I would recommend to put the actual message queue implement behind some interface as well so that it can later be replaced, e.g. by a persistent queue implementation or that features like logging can be added easily when needed.

For the actual concurrency implementation I would recommend to not reserve a dedicated thread per agent but rather use a thread pool or a task pool to process a received message to avoid wasting operating system resources. As the message queue design ensures that only one message at the time is processed, it also ensures that only one thread at the time is operating on the data of such an agent. This means, it doesn’t need to be always exactly the same thread processing the messages so it is safe and efficient to use a thread pool for such an agent implementation.

Message Design

As already stated, agents only communicate through messages. A message is usually called “event” if it informs about something already happened. A message is usually called “command” if it requests the agent to do something.

Besides the semantical meaning, messages always only consist of data and must not contain any function pointers. In fact, messages should not contain any pointers or references to any data structure at all which is accessible from other components. In other words, all data contained in a message have to be owned by that message which means this data is either exclusively created or explicitly copied for that particular message.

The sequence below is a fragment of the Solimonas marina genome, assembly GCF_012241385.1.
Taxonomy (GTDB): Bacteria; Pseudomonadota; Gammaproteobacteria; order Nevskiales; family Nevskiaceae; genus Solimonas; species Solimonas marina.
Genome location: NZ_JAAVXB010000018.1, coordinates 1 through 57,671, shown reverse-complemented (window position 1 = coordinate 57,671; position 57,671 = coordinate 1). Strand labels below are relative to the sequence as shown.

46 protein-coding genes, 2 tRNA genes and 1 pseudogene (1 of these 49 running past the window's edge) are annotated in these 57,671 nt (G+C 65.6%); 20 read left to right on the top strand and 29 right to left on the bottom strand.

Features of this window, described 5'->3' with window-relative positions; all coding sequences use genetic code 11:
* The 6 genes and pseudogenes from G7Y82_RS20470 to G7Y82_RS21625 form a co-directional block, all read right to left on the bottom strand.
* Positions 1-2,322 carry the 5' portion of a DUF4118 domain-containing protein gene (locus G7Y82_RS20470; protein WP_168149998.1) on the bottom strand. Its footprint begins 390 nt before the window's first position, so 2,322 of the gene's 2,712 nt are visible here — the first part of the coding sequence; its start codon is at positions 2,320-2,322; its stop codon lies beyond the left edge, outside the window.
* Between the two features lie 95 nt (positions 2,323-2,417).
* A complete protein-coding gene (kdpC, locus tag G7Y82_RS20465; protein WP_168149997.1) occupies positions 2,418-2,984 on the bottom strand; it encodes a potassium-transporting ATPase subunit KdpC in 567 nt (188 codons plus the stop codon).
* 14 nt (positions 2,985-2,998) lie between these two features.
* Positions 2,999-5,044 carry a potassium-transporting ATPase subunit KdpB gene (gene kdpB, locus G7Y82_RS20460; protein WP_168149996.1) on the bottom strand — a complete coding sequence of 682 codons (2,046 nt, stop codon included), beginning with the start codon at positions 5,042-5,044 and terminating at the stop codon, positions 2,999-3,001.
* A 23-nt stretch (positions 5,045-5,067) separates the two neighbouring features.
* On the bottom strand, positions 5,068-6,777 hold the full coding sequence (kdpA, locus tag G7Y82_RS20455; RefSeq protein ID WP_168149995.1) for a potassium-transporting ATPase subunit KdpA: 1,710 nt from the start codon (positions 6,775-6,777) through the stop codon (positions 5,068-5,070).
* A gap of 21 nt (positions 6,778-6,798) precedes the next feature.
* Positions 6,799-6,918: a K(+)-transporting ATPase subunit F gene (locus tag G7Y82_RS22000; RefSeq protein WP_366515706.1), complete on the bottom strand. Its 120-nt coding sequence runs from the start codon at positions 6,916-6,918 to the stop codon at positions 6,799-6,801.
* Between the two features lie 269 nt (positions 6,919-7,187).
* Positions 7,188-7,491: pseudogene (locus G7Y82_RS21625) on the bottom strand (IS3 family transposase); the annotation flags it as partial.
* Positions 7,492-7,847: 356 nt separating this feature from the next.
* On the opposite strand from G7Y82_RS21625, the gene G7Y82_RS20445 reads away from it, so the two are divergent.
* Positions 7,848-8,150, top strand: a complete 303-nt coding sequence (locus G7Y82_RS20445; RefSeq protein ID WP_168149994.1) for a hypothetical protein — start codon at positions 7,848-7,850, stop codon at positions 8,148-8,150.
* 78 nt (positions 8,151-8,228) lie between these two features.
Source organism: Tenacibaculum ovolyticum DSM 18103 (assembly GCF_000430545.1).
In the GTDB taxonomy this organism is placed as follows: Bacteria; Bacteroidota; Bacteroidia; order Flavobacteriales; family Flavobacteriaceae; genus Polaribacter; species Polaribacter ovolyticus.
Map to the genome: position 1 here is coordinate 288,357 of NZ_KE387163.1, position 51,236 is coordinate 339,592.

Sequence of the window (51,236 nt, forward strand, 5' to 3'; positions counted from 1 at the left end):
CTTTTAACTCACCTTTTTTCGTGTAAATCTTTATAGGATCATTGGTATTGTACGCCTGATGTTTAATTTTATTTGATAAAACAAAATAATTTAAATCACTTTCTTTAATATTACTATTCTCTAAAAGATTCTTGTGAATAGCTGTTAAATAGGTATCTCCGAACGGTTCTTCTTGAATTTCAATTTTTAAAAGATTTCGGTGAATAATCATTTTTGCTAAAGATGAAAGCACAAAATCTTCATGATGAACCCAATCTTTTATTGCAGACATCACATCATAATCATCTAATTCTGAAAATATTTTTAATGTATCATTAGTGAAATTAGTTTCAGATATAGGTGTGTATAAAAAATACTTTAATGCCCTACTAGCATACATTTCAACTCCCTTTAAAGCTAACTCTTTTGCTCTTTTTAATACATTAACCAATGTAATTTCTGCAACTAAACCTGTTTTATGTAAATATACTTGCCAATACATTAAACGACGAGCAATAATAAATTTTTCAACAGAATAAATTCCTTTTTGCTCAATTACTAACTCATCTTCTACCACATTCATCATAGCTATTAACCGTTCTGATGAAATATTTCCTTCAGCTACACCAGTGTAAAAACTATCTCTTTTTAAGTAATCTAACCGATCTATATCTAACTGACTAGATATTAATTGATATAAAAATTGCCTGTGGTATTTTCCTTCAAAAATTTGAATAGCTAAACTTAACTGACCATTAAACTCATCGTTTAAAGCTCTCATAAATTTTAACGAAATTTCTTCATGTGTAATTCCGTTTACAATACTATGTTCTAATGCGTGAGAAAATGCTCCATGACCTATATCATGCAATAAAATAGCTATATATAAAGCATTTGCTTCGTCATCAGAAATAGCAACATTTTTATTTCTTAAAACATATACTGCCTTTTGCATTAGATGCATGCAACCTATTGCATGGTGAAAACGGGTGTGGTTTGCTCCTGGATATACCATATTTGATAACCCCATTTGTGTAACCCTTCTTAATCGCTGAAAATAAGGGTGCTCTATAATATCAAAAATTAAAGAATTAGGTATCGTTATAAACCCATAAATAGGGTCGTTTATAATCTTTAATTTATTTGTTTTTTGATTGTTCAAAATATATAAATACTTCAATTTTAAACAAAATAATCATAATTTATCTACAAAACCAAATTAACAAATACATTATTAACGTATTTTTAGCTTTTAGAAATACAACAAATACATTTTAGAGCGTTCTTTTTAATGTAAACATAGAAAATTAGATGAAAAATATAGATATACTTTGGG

To ensure this concept of “pass by value” in a bigger code base it can be helpful to serialize a message e.g. into JSON when it is put into the message queue and to deserialize it when it is taken from the queue by the agent. As this certainly impacts performance such a diagnostics feature should be implemented as a decorator of the message queue which is only active in the development environment. This way any violation to the “pass by value” concept would be detected early on.

Are Agents really Bulletproof?

If the agent implementation follows the design rules described above, the code of the agent, the data owned by the agent, the input and output communication is “bulletproof”.

But there are still pitfalls.

In a pure agent based system those agents would only communicate with messages. As every practically useful system has to interact with the “outer world”, there would be dedicated agents “owning” these input ports from and the output ports to the outer world. To ensure this ownership by design these agents would even create and initialize the communication to such external services or devices, e.g. an agent owning a database connection would create this connection by itself and may not even share the connection string with any other agent.